There are two routes here:

  • Option 1: The company must carry out an input tax apportionment on the bills because it is only partly using the phones for its ‘taxable’ business activities.
  • Option 2: The estate agency should make a commercial recharge to the mortgage company for its use of the telephones, adding 20% VAT.

The argument that the estate agency company can fully claim input tax because it is paying the entire bill to the telephone supplier is incorrect.

Lease agreements with directors

There are occasions when a landlord will insist that a rental or lease contract is agreed with the individual director, rather than a limited company with minimal assets. This is a prudent tactic by the landlords to avoid them having a potential bad debt in the future. In this situation, there is an opportunity for the director to register for VAT as a sole trader and opt to tax the property in question if the landlord is charging VAT on the rent. The director will charge output tax on the rent recharged to his company and therefore claim input tax on the rent invoices issued by the landlord.

However, there is a simpler route that is not widely appreciated (see Input tax – property leases to named individuals).


Input tax – property leases to named individuals

If a landlord grants a lease to a named individual, the business using the premises can still claim input tax if the following conditions are met:

  • The individual person is not registered for VAT. 
  • The individual gives the rent invoices to the business. The business directly pays the landlord and records the full amount as expenditure in its accounts.
  • The whole of the premises is used for the purpose of its business. 

If these conditions are met, the director is deemed by HMRC to be involved in the rental agreement ‘in a purely nominal way’; i.e. they are not engaged in business themselves.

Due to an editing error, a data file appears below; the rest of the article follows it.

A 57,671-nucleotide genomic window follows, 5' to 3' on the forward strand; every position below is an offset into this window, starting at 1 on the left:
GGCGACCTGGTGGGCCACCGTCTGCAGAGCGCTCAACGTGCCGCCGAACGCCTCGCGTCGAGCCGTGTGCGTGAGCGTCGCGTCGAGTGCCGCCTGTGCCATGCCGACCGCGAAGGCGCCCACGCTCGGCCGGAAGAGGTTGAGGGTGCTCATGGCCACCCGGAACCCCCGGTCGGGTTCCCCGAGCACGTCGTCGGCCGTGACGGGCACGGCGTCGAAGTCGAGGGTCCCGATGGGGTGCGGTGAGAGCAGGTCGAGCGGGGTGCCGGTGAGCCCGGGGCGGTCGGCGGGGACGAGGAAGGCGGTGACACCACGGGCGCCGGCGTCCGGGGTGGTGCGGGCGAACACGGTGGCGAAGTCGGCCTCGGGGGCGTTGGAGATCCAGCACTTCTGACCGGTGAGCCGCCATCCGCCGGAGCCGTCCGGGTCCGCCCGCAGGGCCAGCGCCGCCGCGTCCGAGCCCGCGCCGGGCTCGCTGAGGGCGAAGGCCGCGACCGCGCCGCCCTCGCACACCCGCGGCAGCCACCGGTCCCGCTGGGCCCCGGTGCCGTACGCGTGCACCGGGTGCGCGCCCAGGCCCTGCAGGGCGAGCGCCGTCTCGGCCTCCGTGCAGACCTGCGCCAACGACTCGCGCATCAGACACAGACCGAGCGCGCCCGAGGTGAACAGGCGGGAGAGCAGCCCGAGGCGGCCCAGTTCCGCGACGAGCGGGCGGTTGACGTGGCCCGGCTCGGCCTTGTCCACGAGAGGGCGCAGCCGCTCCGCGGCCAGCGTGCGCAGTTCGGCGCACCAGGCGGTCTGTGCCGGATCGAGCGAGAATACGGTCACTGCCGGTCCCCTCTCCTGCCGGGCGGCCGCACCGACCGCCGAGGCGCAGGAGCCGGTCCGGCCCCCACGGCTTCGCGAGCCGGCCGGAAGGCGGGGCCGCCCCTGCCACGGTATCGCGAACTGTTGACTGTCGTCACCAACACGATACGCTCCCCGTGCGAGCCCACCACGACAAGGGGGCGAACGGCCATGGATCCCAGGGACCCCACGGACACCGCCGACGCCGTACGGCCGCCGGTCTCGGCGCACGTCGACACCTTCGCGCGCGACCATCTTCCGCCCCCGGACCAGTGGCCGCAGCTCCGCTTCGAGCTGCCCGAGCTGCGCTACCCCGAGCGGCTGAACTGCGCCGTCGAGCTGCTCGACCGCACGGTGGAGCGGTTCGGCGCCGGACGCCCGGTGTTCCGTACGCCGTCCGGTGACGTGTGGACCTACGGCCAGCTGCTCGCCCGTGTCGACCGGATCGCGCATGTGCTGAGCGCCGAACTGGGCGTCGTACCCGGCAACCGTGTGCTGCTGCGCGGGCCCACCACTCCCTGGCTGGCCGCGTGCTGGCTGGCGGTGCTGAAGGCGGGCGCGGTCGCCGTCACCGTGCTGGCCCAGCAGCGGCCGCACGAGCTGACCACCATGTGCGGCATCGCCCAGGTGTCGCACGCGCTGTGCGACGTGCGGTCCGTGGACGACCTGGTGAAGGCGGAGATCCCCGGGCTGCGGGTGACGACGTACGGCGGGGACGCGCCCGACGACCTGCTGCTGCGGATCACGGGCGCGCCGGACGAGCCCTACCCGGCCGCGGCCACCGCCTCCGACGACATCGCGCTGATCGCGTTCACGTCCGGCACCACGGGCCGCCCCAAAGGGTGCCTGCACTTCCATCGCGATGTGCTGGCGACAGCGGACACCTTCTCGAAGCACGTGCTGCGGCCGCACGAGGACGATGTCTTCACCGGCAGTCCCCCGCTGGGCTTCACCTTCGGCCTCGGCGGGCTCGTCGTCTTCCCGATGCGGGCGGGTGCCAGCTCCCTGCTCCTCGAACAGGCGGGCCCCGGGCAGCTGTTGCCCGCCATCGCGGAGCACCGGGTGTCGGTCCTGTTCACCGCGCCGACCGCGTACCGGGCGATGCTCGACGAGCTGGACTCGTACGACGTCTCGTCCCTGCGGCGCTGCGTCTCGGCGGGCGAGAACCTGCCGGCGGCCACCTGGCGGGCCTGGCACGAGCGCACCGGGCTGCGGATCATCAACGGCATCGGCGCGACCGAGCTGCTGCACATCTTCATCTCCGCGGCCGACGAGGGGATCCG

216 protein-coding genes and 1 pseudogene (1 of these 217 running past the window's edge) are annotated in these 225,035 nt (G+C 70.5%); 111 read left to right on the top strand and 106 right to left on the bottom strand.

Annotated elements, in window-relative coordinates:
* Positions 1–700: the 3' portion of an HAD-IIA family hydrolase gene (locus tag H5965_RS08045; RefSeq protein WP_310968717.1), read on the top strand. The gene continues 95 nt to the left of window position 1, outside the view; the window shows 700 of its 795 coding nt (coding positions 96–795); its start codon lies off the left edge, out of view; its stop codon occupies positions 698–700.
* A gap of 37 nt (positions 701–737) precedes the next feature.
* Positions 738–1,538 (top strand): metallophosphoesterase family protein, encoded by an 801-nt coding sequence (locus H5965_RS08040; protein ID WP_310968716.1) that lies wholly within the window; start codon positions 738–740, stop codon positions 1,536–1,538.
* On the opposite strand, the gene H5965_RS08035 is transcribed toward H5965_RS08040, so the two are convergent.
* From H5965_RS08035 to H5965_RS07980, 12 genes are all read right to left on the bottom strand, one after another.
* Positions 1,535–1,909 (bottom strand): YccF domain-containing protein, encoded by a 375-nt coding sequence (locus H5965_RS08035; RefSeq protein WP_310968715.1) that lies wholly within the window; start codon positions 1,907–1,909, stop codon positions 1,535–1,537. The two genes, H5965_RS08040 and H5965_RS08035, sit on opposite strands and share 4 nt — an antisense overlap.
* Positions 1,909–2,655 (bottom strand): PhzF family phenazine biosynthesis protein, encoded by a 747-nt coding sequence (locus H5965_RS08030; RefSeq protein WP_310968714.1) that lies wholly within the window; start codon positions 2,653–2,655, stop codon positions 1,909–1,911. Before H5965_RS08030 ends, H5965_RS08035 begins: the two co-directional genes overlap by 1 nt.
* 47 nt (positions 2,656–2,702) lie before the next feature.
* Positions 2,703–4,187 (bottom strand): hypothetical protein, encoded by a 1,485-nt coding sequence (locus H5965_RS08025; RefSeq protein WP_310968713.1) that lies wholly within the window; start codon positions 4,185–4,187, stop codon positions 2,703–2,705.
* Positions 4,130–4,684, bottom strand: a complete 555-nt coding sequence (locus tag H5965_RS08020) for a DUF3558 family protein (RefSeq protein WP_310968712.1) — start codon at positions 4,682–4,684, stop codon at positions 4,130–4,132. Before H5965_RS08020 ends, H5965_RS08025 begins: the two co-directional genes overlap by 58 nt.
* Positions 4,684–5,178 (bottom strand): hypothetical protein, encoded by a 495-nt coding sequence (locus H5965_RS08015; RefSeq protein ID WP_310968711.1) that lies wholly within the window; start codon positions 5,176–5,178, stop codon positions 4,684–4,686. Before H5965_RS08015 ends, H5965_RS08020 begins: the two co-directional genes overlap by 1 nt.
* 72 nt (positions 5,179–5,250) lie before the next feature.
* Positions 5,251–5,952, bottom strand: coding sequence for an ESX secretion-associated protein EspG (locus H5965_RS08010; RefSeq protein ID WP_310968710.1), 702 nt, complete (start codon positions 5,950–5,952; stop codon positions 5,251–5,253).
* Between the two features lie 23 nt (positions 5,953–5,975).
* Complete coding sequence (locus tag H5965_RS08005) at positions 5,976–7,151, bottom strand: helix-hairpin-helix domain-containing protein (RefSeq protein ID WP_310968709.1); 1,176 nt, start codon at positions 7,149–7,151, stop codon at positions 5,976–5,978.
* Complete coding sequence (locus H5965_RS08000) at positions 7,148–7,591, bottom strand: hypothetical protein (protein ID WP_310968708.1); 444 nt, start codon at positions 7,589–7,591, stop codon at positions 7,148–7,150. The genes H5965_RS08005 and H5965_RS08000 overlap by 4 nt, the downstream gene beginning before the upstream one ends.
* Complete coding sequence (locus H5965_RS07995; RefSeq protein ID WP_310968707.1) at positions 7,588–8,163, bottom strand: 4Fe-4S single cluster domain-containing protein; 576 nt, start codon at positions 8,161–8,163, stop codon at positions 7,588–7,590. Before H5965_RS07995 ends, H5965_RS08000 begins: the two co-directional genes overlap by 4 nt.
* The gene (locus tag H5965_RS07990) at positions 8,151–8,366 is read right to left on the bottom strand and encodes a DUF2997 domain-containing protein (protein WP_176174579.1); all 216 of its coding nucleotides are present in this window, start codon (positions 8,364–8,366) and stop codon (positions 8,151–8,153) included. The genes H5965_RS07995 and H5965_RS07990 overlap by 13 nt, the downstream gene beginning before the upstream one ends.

HMRC Internal Manual: VAT Input Tax VIT13440


Online sales of services

The issue of three-party transactions is very relevant as far as trading on the internet is concerned. VAT enthusiasts will recall the recent dispute about whether the global taxi firm Uber was supplying taxi rides to its UK customers, subject to VAT; or whether the self-employed driver was making this supply, with Uber charging a commission to the drivers. The courts ruled that it was Uber.

Another case involved the website OnlyFans, which also went in favour of HMRC, with the tribunal agreeing that the content was being sold by the website, rather than the individual content providers who received 30% of the fee paid by the punters.

Conclusion

For both output and input tax purposes, each three-party arrangement needs to be considered on an individual basis to determine the correct VAT treatment. Unfortunately, there have been many situations where business owners have opted for the best VAT saving outcome but then faced problems when HMRC has come knocking at the door and challenged the structure of a deal.

The four-year assessment powers given by the legislation can make any backpedalling a massive issue if, say, output tax is payable on 100% of the payments made by customers rather than a lower profit/commission figure of perhaps 25% to 30%. VAT and three-party transactions must be flagged up for regular reviews to avert a potential problem…. as Mr Latifi found to his cost.

If these conditions are met, the director is deemed by HMRC to be involved in the rental agreement ‘in a purely nominal way’; i.e. they are not engaged in business themselves.